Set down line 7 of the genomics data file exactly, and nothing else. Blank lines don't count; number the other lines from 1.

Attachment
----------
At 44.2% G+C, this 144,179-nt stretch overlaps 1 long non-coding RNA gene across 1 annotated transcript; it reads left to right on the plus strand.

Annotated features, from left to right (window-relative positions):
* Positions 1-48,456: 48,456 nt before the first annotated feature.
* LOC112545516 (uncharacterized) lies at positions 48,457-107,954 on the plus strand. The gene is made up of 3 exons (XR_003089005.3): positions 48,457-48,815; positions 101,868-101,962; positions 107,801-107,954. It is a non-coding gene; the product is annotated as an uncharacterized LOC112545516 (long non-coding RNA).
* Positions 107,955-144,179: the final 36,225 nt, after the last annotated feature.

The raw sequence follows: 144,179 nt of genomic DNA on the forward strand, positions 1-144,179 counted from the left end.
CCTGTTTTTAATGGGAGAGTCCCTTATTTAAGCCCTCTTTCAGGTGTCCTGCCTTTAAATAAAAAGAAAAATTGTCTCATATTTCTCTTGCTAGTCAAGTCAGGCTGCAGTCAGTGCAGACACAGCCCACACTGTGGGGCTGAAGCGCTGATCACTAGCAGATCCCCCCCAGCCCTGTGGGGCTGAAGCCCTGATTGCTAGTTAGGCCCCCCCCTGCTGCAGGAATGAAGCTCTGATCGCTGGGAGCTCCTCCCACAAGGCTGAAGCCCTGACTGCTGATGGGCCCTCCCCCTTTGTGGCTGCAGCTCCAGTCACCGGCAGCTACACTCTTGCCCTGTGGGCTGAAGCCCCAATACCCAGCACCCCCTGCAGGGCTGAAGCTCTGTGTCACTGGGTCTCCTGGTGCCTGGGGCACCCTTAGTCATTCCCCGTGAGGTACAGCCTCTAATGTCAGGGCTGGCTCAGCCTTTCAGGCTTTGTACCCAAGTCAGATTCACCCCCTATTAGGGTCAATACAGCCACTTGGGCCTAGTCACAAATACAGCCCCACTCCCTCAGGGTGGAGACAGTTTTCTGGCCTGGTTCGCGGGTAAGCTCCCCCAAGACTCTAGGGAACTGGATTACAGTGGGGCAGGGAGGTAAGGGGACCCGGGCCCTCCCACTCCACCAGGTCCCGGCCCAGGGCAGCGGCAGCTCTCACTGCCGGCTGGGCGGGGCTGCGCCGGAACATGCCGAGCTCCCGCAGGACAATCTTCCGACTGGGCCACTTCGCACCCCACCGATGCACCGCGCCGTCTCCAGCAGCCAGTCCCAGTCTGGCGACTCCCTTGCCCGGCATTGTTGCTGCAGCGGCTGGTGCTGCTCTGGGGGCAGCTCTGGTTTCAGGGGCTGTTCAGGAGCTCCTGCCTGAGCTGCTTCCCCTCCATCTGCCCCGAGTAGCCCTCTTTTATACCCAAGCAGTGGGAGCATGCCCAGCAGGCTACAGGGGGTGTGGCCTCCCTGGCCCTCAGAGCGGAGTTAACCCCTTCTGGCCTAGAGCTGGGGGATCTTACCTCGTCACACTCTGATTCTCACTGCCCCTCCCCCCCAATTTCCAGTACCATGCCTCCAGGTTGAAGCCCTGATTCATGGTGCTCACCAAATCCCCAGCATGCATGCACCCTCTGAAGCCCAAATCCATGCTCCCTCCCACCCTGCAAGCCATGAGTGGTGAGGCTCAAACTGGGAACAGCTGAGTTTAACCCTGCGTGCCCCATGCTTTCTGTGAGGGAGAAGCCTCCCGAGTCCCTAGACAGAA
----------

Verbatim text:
CCTGTTTTTAATGGGAGAGTCCCTTATTTAAGCCCTCTTTCAGGTGTCCTGCCTTTAAATAAAAAGAAAAATTGTCTCATATTTCTCTTGCTAGTCAAGTCAGGCTGCAGTCAGTGCAGACACAGCCCACACTGTGGGGCTGAAGCGCTGATCACTAGCAGATCCCCCCCAGCCCTGTGGGGCTGAAGCCCTGATTGCTAGTTAGGCCCCCCCCTGCTGCAGGAATGAAGCTCTGATCGCTGGGAGCTCCTCCCACAAGGCTGAAGCCCTGACTGCTGATGGGCCCTCCCCCTTTGTGGCTGCAGCTCCAGTCACCGGCAGCTACACTCTTGCCCTGTGGGCTGAAGCCCCAATACCCAGCACCCCCTGCAGGGCTGAAGCTCTGTGTCACTGGGTCTCCTGGTGCCTGGGGCACCCTTAGTCATTCCCCGTGAGGTACAGCCTCTAATGTCAGGGCTGGCTCAGCCTTTCAGGCTTTGTACCCAAGTCAGATTCACCCCCTATTAGGGTCAATACAGCCACTTGGGCCTAGTCACAAATACAGCCCCACTCCCTCAGGGTGGAGACAGTTTTCTGGCCTGGTTCGCGGGTAAGCTCCCCCAAGACTCTAGGGAACTGGATTACAGTGGGGCAGGGAGGTAAGGGGACCCGGGCCCTCCCACTCCACCAGGTCCCGGCCCAGGGCAGCGGCAGCTCTCACTGCCGGCTGGGCGGGGCTGCGCCGGAACATGCCGAGCTCCCGCAGGACAATCTTCCGACTGGGCCACTTCGCACCCCACCGATGCACCGCGCCGTCTCCAGCAGCCAGTCCCAGTCTGGCGACTCCCTTGCCCGGCATTGTTGCTGCAGCGGCTGGTGCTGCTCTGGGGGCAGCTCTGGTTTCAGGGGCTGTTCAGGAGCTCCTGCCTGAGCTGCTTCCCCTCCATCTGCCCCGAGTAGCCCTCTTTTATACCCAAGCAGTGGGAGCATGCCCAGCAGGCTACAGGGGGTGTGGCCTCCCTGGCCCTCAGAGCGGAGTTAACCCCTTCTGGCCTAGAGCTGGGGGATCTTACCTCGTCACACTCTGATTCTCACTGCCCCTCCCCCCCAATTTCCAGTACCATGCCTCCAGGTTGAAGCCCTGATTCATGGTGCTCACCAAATCCCCAGCATGCATGCACCCTCTGAAGCCCAAATCCATGCTCCCTCCCACCCTGCAAGCCATGAGTGGTGAGGCTCAAACTGGGAACAGCTGAGTTTAACCCTGCGTGCCCCATGCTTTCTGTGAGGGAGAAGCCTCCCGAGTCCCTAGACAGAA